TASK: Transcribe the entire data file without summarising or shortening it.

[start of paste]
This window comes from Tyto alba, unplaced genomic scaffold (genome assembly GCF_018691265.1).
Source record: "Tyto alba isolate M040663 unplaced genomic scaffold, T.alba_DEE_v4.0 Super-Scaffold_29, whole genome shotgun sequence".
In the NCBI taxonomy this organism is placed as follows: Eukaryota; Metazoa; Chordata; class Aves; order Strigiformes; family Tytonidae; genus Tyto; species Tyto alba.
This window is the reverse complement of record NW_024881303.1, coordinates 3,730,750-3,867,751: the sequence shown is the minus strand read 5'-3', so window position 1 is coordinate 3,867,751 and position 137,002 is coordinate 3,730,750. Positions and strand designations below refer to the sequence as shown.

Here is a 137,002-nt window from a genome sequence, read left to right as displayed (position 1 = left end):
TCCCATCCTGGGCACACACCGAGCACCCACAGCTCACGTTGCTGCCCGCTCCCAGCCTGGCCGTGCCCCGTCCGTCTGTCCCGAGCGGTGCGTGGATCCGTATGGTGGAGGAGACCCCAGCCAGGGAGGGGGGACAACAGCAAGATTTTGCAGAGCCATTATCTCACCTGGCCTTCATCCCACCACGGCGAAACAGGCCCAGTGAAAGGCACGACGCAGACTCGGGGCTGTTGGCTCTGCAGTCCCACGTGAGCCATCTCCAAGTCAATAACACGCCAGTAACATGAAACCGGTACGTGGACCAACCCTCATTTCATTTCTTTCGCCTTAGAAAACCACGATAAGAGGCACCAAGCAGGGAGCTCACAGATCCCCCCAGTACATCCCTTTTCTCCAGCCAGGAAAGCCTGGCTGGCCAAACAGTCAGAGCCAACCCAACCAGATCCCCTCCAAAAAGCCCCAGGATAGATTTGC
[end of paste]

This window comes from Tyto alba, unplaced genomic scaffold (genome assembly GCF_018691265.1).
Source record: "Tyto alba isolate M040663 unplaced genomic scaffold, T.alba_DEE_v4.0 Super-Scaffold_29, whole genome shotgun sequence".
In the NCBI taxonomy this organism is placed as follows: Eukaryota; Metazoa; Chordata; class Aves; order Strigiformes; family Tytonidae; genus Tyto; species Tyto alba.
This window is the reverse complement of record NW_024881303.1, coordinates 3,730,750-3,867,751: the sequence shown is the minus strand read 5'-3', so window position 1 is coordinate 3,867,751 and position 137,002 is coordinate 3,730,750. Positions and strand designations below refer to the sequence as shown.

Here is a 137,002-nt window from a genome sequence, read left to right as displayed (position 1 = left end):
TCCCATCCTGGGCACACACCGAGCACCCACAGCTCACGTTGCTGCCCGCTCCCAGCCTGGCCGTGCCCCGTCCGTCTGTCCCGAGCGGTGCGTGGATCCGTATGGTGGAGGAGACCCCAGCCAGGGAGGGGGGACAACAGCAAGATTTTGCAGAGCCATTATCTCACCTGGCCTTCATCCCACCACGGCGAAACAGGCCCAGTGAAAGGCACGACGCAGACTCGGGGCTGTTGGCTCTGCAGTCCCACGTGAGCCATCTCCAAGTCAATAACACGCCAGTAACATGAAACCGGTACGTGGACCAACCCTCATTTCATTTCTTTCGCCTTAGAAAACCACGATAAGAGGCACCAAGCAGGGAGCTCACAGATCCCCCCAGTACATCCCTTTTCTCCAGCCAGGAAAGCCTGGCTGGCCAAACAGTCAGAGCCAACCCAACCAGATCCCCTCCAAAAAGCCCCAGGATAGATTTGC